Thursday, Oct 18, 2018
Finance | Asia-Pacific | Singapore

Fintech, Singapore

DBS Bank: Digitizing at its core


2 weeks ago

Mr. Piyush Gupta, Chief Executive Officer of DBS Bank
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Mr. Piyush Gupta

Chief Executive Officer of DBS Bank

The Worldfolio speaks to Piyush Gupta about how DBS Bank is at the forefront of a real digital transformation starting at its core, the innovative services it offers its clients, as well as the opportunities presented by growth in the ASEAN region.

 

The Monetary Authority of Singapore (MAS) in Singapore is both a regulator and promoter of the fintech sector. How important do you think is it for Singapore to embrace digital disruption and to really push forward to become a creative economy in its own right?

It's crucial. Singapore's strategy in its first fifty years of development was to create first-world infrastructure in a third-world region. That's what we did. That led to inbound investment– MNCs came in and that drove growth. That strategy cannot take us forward for the next twenty, thirty, fifty years. The new strategy has got to be to create the world's first true smart nation. Everything we're trying to do is related to this: electronic government, identity systems, payment systems, urban mobility. If we can do all of this, we will be a showcase for the rest of the world, but it will also allow us to create the connectivity into every other part of the digital world.

 

Talking about the smart nation and cashless payments, which is a big topic that has been talked about a lot lately by Prime Minister Lee:of course, MAS has been very active inactually creating a unique platform which is now available to different corporations. How do you see the advancement of Singapore to becoming a cashless economy?

In the last 24 months, actually even 12 months, it’s progressed a lot, but you have to remember we come from an unusual situation where despite being one of the highest income per capita countries in the world and one of the most advanced, the percentage of cash in Singapore has been extraordinarily high. Cash to GDP in Singapore is at the high end of any developed country. We are about 1.6 to 2% cash to GDP. It's quite ironic that for a country so advanced, there is so much cash in the system. We have a lot of catch-up to do.

What's happened in the last 12-24 months is that started getting attacked. Trying to get that last mile challenge at point of sale – not just through PayNow which we launched, but also PayLah which is an e-wallet by DBS. The takeup has been remarkable. We've got about a million PayLah users. We've got about a million PayNow users. We're seeing the transition happening very rapidly.

We wired up the National University of Singapore earlier this year. Everything there is now electronic and through digital. Within a couple of months, the cash users in the university are down to low single digits. Everybody is just doing electronic and digital. The last mile is beginning is to takeoff.In the next year or two, if you ask me, we'll see large parts of the cash at point-of-salebegin to reduce.

 

Moving to your digital transformation, you made digital your core. Hardware that is centered on network management. You have in-sourced 85% of what you mostly outsourced before. When it comes to cloud augmented technology, 66% of your applications are now cloud ready and you increased your rate of cadence on your application in the market tenfold through automation. How important was it for you in your digital transformation, not just to add value to your customer with new applications but also change your entire structural organization from within?

It's critical. If you don't do that, then you're putting on digital lipstick but not really digitizing to the core. You can put four kids in a garage and they can come up with an app. But if you really want to operate like a big tech company operates, you got to do a lot more than that.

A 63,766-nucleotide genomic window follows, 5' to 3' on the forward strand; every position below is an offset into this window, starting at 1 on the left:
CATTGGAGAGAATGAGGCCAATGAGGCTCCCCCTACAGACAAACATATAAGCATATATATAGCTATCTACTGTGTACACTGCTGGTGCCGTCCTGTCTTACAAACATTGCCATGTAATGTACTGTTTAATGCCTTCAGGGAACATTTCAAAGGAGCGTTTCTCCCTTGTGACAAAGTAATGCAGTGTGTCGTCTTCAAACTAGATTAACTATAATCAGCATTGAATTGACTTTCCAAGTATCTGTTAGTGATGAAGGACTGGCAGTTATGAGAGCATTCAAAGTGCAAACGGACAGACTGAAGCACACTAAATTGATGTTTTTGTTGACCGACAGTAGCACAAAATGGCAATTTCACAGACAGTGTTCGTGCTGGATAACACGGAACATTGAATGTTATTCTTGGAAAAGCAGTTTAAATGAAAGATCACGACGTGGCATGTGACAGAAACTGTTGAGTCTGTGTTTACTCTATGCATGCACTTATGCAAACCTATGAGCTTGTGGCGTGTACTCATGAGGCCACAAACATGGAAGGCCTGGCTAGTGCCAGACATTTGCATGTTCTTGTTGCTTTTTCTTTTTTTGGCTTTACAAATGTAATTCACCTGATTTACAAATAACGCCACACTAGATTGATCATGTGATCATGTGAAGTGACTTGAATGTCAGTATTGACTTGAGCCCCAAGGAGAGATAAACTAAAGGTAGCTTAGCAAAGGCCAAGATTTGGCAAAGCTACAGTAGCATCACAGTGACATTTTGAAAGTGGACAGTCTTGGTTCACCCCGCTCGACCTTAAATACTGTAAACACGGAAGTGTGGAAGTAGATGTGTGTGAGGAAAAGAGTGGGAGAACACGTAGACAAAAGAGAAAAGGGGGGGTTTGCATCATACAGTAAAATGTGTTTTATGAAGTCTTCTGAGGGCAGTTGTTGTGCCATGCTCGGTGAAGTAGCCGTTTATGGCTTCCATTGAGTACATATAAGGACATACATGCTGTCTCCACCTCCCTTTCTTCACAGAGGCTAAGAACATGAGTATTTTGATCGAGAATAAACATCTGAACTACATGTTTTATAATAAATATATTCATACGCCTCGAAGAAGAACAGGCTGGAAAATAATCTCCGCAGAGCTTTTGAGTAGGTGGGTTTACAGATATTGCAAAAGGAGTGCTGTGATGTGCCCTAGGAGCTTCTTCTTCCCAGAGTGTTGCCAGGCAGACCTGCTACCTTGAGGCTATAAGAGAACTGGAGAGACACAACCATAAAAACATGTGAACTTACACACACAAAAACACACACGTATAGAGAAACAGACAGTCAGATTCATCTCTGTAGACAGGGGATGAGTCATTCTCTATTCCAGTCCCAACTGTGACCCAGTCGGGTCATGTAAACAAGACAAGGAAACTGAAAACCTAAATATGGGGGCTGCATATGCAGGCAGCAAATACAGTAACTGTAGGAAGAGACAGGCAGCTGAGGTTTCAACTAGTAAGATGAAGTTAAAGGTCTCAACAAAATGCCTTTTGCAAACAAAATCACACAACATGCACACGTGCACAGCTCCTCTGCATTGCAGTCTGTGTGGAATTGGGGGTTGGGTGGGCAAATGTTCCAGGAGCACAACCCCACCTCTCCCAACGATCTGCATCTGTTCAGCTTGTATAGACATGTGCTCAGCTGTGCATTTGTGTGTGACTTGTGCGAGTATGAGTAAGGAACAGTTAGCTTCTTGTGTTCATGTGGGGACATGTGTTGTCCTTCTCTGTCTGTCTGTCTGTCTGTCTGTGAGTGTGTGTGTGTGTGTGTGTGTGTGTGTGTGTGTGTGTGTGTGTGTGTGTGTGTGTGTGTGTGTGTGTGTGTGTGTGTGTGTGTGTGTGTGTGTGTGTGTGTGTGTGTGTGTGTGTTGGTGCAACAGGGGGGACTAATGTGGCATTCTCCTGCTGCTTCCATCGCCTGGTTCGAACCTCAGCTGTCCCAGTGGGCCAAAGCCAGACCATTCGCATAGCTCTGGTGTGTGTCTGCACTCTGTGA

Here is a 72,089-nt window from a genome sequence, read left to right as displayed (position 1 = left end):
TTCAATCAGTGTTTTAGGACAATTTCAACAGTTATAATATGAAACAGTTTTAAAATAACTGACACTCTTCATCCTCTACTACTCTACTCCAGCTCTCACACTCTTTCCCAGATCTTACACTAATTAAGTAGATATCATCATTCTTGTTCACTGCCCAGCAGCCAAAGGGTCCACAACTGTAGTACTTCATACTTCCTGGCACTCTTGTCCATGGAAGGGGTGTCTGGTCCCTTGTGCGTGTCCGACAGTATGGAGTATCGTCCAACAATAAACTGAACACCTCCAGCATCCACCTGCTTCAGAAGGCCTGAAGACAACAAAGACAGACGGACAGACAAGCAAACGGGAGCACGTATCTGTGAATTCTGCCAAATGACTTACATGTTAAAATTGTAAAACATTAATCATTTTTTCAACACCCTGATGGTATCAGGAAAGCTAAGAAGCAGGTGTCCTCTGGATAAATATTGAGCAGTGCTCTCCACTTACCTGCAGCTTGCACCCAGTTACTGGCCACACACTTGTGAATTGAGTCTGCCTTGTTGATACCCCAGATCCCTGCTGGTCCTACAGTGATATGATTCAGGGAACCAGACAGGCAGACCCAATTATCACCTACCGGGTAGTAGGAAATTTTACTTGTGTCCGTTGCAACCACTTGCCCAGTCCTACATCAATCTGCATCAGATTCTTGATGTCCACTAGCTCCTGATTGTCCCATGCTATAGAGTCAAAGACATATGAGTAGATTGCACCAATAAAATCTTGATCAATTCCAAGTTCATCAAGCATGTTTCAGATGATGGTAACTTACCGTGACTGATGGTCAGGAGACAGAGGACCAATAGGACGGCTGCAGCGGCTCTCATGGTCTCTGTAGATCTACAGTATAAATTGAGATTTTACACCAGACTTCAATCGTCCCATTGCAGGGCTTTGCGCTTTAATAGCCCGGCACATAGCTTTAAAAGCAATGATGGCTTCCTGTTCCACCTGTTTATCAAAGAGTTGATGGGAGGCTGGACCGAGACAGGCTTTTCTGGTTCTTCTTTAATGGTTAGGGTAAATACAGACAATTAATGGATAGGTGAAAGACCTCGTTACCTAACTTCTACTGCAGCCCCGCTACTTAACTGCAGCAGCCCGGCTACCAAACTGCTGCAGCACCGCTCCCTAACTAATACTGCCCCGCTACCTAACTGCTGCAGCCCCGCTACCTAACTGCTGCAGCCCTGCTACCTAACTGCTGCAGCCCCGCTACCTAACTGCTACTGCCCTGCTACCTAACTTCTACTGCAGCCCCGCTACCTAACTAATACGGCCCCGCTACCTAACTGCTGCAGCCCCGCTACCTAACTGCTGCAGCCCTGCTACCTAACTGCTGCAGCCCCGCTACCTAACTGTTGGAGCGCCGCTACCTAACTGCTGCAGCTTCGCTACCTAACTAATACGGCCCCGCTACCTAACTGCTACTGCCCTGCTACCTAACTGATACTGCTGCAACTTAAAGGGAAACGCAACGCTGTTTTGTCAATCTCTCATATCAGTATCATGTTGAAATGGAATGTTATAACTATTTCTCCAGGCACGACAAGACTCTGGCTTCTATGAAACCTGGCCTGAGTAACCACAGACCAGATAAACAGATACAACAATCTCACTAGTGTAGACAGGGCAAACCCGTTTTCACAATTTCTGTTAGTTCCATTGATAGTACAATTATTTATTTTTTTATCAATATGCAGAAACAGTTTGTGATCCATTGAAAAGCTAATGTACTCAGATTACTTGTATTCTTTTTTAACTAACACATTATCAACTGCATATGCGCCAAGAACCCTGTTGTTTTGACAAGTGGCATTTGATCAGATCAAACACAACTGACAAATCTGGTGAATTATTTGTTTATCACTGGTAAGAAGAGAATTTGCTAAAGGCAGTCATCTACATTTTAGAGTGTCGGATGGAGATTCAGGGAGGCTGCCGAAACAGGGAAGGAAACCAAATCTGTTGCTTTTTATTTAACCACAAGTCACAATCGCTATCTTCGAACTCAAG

In some ways, we made what I call a ‘down payment’ between 2010 and 2014 because we invested a lot in cleaning up our technology. We came to common operating platforms. We built resiliency in some of our systems. We made sure we had the ability to do active operations. You can start a digital transformation only when you have a solid operating base. We took four, five years to build that solid operating base.

The real transformation to digital only started in 2014. Therefore, it's really a four-year journey so far. In fact, we gave ourselves a four-year target which we're pretty much on track with. In doing this journey, we really thought of it in three pillars.

Technology is one. The technology view is how do we completely transform ourselves to think like Amazon? If Amazon can create Amazon Web Services, then why can't we operate with the same technology architecture as them instead of like an old-fashioned bank with big data centers, big machines etc. The idea was think small, think commodity hardware, think automated dev ops and taking it all the way from end to end. You can actually shrink your costs while improving your cadence.

The second pillar that we've worked on was really embracing journey thinking. A lot of the transformation that happened is not because of technology. It happened because we re-imagined how to solve a customer problem by thinking outside it. Uber and Airbnb are not about technology. Hotels and taxi companies have had technology before. Uber re-imagined what it meant to go from point A to B. Airbnb re-imagined what it meant to go and find accommodation. That is the second big pillar. How do we teach people to re-imagine the journey itself?

The third big pillar is the culture change pillar. If you really want to transform then you have to be nimble, agile and data obsessed like a technology company. Our journey in the last four years is based on all three. It is very comprehensive. Our view is if you don't make change at that scale, then you don't change the core. Then whatever you're doing is at the periphery– it's interesting but it won't be fundamentally game-changing.

 

Through your APIs, you're actually incentivizing other players developing the ecosystem of digitalization. How important is it that you also embark on a transformation journey of the entire ecosystem from SMEs to medium sized companies, all the way to startups?

One of the big changes that's happening is that banking used to be what I call a pipeline business. You went from the bank to the customer – it was a singular monolithic pipe. That's changing to being a partnership business. You're moving from pipelines to platforms. If you want to be a platform business,you have to partner with a lot of different people. You have to partner for acquiring customers, for creating value propositions, for new forms of credit underwriting. That is because if you do journey thinking, you've got to engage the customer and what the customer really wants to do. It's a very different model. You have to learn to be a partner organization, an ecosystem organization.